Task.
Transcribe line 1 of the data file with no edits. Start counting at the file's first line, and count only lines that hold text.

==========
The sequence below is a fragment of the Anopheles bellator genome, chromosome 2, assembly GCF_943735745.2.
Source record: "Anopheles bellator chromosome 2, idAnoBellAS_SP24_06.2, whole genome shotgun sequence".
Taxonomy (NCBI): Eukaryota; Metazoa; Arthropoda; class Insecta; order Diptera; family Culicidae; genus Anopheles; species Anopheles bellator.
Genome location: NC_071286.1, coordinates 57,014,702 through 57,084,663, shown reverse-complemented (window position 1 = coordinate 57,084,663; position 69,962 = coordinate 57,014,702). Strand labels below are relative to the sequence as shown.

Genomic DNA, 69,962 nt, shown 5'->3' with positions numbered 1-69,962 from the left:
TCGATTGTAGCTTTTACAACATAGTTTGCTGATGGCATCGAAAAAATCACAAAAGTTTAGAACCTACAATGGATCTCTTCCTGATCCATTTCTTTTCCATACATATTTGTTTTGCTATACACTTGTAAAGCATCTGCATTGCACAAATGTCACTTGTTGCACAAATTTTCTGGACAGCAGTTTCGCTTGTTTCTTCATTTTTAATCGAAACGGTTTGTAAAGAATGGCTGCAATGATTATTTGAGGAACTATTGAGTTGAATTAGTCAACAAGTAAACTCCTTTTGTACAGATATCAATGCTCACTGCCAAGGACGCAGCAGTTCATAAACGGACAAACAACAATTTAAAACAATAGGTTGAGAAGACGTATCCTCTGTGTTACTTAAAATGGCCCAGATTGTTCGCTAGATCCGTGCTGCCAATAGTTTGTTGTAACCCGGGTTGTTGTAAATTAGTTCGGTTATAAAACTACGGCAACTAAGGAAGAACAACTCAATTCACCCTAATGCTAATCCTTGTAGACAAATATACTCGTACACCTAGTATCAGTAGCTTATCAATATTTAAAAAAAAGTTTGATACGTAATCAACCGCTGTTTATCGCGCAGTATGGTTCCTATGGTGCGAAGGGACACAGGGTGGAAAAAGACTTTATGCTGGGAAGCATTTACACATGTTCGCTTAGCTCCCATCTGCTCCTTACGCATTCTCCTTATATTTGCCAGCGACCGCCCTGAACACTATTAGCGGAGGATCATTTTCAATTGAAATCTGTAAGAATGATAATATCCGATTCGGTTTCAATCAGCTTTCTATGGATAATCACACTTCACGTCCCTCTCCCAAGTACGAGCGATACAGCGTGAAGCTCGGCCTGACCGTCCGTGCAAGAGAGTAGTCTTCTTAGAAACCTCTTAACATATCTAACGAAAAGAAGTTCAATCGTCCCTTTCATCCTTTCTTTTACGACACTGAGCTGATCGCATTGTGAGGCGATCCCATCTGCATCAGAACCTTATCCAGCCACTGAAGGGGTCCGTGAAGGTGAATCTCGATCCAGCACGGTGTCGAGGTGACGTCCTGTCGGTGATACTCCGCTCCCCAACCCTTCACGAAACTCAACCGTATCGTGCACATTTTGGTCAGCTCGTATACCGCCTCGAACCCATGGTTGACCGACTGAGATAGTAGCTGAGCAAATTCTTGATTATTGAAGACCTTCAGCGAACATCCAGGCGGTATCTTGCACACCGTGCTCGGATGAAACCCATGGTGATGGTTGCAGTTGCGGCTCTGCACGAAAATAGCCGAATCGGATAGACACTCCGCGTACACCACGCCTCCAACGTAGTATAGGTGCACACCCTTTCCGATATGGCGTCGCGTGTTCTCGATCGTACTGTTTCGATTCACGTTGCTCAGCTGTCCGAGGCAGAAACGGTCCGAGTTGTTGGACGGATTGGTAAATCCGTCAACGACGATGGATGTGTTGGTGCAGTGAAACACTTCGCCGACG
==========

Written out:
The sequence below is a fragment of the Anopheles bellator genome, chromosome 2, assembly GCF_943735745.2.